Foreclosures. Short Sales. Unemployment. Tight credit. Overbuilding. Those are but some of the reasons housing markets in many parts of the country remain stubbornly depressed, even while activity in other economic sectors has begun to rebound.
New-home building and sales of existing homes historically have been leading economic indicators, pointing the way to robust recovery after a downturn. In the current cycle, however, that hasn't happened, says Lawrence Yun, chief economist at the National Association of Realtors.
"Housing has always been the leader in terms of getting the economy back on track," Yun says, "but that is not the case this time around."
Housing starts shrivel
The biggest stumbling block has been the sharp downturn in new-home construction, which is usually a major contributor to economic growth not only through new-home sales, but also jobs in home construction and purchases of new appliances, fixtures and furnishings.
But construction starts for residential units fell to an annualized pace of 560,000 units in May, a drop of 3.4 percent compared with the 582,000-unit pace for construction starts set a year earlier, according to the U.S. Census. Sales of new-built homes have lifted from last year's rock-bottom levels, but are still far lower than normal.
Building has been constrained, Yun says, due to a plentiful supply of existing for-sale homes relative to demand, rising prices of building materials such as lumber and steel, and builders' difficulty in getting construction loans.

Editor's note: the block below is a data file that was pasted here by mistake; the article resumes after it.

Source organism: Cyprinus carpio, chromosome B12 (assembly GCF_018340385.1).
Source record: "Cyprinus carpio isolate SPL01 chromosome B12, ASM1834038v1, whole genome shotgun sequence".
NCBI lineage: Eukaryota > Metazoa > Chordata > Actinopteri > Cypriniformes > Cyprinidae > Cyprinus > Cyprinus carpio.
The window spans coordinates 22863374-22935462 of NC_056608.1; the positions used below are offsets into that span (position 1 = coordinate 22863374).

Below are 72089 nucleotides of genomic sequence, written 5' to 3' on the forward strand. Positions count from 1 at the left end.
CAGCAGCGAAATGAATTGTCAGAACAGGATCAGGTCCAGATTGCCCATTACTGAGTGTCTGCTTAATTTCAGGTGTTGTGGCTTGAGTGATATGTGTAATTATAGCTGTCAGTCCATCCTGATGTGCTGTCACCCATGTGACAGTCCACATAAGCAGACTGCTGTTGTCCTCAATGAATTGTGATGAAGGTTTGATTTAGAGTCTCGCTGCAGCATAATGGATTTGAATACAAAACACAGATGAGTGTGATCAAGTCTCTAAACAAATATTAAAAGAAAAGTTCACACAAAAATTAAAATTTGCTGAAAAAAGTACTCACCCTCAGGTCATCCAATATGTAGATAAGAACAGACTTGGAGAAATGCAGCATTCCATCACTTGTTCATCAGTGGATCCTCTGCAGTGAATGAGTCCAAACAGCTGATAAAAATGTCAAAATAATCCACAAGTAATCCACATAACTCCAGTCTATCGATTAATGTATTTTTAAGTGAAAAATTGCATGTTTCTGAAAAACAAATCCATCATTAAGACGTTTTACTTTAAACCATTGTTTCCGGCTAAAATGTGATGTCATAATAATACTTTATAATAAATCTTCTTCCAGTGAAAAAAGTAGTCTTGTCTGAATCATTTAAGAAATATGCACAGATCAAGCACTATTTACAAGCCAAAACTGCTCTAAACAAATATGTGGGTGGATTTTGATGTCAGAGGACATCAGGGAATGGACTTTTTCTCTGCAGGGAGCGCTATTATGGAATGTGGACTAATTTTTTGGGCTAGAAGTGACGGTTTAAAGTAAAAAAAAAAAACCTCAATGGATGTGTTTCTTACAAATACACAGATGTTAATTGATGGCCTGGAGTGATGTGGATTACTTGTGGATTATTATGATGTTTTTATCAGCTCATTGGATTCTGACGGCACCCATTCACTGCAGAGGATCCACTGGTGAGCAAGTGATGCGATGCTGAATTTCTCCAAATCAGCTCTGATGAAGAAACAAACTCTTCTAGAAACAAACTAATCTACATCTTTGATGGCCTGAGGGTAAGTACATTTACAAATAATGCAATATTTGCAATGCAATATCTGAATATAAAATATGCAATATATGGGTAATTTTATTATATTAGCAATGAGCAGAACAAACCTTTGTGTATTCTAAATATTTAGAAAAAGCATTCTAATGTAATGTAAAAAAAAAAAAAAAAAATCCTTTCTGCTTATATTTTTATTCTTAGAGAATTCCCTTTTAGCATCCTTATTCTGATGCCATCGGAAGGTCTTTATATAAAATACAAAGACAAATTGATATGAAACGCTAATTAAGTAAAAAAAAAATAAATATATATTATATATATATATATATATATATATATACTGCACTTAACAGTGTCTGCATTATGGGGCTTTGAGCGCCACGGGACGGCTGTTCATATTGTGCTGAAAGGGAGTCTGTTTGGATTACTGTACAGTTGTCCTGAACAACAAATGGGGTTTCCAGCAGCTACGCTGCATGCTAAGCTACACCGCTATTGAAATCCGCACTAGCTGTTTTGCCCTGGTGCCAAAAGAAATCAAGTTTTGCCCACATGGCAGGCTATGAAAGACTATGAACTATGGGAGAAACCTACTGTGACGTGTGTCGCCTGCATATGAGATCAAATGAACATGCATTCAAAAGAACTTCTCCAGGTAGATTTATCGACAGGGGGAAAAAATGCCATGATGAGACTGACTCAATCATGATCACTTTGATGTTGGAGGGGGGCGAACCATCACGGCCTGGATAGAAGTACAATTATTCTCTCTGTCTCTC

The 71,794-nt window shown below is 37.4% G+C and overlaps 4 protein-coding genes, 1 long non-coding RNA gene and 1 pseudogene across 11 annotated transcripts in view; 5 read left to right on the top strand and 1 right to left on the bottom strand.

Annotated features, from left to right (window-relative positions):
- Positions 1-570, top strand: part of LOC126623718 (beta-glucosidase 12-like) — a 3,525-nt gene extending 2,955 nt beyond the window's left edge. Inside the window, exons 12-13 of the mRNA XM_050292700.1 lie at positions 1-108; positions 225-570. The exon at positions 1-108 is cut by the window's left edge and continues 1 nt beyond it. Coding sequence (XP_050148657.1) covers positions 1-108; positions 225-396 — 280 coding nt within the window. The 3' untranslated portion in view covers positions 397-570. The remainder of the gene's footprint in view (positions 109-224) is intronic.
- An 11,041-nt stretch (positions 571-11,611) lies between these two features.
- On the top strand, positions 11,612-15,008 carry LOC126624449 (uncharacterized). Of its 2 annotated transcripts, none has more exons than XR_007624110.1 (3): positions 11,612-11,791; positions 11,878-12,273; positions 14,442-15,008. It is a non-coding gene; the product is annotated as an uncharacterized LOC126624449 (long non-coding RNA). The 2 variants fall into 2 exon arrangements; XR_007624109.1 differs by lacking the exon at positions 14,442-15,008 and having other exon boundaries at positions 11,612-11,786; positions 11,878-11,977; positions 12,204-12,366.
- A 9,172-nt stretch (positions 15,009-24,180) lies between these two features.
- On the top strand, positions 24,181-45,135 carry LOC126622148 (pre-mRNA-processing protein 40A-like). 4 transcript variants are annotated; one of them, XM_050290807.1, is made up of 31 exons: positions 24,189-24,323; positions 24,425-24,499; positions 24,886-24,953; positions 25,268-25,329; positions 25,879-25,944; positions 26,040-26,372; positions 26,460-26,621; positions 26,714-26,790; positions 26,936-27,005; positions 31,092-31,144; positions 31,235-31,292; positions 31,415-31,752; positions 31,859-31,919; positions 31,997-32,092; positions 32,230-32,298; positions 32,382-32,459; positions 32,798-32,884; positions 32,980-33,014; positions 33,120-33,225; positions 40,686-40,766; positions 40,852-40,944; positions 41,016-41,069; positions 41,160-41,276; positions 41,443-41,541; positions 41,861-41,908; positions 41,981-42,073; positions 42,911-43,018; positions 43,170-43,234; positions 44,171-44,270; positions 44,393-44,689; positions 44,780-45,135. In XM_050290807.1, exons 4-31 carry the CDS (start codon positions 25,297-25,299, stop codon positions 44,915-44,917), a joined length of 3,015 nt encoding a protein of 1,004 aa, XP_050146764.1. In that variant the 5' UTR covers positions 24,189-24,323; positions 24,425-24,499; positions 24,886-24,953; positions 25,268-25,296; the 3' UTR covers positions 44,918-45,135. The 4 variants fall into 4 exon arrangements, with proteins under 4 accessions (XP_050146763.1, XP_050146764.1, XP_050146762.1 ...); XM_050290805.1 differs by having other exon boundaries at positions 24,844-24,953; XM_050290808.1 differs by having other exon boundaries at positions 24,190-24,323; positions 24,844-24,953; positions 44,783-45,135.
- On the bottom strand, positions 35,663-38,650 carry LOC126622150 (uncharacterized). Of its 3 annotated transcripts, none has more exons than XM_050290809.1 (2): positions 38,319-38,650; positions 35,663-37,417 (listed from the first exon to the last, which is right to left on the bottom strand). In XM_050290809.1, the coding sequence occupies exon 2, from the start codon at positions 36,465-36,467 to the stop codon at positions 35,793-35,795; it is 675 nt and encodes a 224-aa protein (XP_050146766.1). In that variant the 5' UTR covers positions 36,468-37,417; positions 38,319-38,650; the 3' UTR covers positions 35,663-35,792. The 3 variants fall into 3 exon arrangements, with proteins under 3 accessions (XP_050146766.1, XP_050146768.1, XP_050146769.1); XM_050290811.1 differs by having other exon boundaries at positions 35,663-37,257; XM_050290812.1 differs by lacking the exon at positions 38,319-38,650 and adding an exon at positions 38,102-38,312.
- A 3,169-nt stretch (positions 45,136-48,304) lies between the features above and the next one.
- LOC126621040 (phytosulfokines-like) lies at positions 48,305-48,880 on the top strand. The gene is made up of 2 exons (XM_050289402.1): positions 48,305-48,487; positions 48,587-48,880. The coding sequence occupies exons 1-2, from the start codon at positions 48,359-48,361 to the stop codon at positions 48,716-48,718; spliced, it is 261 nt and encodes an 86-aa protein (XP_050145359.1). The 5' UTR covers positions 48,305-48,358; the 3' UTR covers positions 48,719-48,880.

The ample inventory of for-sale homes includes an "enormous overhang" of bank-owned properties that depress home prices and present tough competition for builders, says Rick Sharga, senior vice president of RealtyTrac, a foreclosure data firm in Irvine, Calif. Homes that are in some stage of the foreclosure process are so commonplace that they accounted for 28 percent of all homes sold nationwide in the first quarter of this year, RealtyTrac's latest survey showed.
Tight credit squeezes demand
Meanwhile, homebuying has been held back largely due to lenders' tighter grip on mortgage financing. Higher credit scores, fatter down payments and pickier underwriting have combined to outweigh fallen home prices and low interest rates, which have made owning cheaper than renting in some U.S. cities. One indicator of just how tight lending has become: 31 percent of U.S. home sales in April were to all-cash buyers, down only slightly compared with a record-high 35 percent share of cash transactions in March, according to the National Association of Realtors. Most cash buyers are investors who don't intend to occupy the homes they purchase.